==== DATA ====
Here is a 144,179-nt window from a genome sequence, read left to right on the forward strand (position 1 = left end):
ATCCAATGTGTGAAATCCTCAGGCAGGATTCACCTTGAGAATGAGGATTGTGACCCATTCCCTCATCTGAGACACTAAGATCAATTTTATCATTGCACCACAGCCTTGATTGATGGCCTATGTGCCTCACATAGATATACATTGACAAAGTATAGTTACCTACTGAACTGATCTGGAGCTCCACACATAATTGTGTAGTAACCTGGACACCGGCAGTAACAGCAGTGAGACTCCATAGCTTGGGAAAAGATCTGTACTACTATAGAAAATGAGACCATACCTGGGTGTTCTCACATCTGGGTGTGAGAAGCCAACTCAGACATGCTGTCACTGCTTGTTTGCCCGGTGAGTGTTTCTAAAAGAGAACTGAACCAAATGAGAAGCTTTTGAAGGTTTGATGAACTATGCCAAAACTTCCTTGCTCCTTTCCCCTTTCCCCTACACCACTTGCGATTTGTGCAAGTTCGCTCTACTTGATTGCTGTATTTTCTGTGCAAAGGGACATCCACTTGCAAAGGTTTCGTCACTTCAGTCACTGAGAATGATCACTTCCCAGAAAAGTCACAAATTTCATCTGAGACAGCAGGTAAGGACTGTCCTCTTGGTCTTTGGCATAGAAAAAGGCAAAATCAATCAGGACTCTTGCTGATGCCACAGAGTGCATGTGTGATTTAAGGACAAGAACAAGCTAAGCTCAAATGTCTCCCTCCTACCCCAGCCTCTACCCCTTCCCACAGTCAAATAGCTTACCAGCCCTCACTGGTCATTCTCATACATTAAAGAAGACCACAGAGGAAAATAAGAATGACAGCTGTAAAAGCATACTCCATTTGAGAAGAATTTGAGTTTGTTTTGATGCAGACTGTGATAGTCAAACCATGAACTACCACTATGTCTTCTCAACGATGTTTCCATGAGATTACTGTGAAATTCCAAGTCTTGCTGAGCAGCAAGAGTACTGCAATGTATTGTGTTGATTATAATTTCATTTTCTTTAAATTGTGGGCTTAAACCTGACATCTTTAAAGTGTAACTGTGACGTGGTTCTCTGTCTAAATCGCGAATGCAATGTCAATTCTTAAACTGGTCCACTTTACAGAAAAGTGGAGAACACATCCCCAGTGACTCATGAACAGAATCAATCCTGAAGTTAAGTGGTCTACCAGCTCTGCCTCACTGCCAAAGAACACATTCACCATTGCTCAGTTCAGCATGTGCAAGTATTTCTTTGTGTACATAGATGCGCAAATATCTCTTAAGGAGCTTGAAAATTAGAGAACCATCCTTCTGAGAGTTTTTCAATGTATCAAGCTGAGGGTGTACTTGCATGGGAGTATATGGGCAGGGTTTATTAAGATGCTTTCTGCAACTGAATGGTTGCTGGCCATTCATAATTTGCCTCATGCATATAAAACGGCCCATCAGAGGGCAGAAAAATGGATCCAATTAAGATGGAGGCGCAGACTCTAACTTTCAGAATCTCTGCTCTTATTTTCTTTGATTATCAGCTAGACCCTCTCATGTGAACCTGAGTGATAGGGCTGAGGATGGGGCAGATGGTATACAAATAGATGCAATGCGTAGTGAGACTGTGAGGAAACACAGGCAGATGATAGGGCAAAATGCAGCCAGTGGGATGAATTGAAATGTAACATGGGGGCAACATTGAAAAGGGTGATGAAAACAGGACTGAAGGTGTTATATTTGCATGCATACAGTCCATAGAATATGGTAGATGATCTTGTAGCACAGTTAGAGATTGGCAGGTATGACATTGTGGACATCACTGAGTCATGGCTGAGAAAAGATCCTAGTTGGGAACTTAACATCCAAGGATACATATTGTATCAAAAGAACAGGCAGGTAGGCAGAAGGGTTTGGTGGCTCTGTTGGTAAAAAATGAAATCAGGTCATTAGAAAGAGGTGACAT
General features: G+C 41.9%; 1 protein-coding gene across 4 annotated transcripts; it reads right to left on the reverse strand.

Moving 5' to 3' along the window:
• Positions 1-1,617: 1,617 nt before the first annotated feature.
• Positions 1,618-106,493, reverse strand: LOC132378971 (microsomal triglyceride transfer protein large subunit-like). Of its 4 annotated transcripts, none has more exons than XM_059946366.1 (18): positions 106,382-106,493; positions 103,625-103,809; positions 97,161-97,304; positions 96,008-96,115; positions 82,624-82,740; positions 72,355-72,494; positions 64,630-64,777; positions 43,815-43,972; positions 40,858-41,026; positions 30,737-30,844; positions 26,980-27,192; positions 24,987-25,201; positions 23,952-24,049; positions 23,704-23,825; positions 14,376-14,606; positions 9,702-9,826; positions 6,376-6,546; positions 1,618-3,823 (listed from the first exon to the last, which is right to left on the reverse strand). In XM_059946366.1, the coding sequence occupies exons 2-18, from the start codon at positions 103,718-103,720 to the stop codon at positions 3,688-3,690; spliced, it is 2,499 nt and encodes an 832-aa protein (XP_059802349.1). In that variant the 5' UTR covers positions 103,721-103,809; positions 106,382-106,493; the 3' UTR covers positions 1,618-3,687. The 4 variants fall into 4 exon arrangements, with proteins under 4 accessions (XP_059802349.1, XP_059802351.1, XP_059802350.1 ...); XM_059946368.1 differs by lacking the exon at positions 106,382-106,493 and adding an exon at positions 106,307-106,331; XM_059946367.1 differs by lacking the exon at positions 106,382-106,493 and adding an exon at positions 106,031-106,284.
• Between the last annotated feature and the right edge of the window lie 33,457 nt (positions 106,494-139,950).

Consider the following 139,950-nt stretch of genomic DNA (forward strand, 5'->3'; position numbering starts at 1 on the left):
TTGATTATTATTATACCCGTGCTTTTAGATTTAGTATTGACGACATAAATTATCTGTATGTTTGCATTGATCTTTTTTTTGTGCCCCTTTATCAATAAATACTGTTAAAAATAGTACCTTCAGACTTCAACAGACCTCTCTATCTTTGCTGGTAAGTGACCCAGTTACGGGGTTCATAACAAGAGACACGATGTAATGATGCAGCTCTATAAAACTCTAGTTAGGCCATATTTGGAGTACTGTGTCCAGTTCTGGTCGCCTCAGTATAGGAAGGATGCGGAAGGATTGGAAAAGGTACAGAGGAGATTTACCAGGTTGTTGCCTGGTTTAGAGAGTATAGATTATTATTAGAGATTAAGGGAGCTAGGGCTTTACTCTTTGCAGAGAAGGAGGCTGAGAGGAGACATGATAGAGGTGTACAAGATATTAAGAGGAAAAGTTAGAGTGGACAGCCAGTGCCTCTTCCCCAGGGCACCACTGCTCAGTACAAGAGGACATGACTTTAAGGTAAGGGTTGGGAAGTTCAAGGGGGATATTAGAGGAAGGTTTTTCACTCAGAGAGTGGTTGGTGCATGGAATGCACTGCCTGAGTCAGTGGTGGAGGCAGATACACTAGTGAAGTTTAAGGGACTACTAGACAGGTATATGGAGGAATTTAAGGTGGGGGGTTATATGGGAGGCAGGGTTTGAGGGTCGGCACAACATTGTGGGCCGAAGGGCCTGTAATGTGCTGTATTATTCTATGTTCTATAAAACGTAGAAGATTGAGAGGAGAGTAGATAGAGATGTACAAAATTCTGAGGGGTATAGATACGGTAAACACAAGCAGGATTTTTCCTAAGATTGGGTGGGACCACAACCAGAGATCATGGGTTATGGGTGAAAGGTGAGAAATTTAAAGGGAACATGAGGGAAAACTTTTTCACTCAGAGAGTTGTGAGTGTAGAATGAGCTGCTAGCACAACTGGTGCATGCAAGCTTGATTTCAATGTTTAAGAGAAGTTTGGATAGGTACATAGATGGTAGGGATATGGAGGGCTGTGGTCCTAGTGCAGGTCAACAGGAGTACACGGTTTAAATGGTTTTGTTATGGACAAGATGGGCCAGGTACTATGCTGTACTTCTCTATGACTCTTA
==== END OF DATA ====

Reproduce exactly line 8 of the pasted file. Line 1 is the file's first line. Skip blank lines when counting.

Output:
Consider the following 139,950-nt stretch of genomic DNA (forward strand, 5'->3'; position numbering starts at 1 on the left):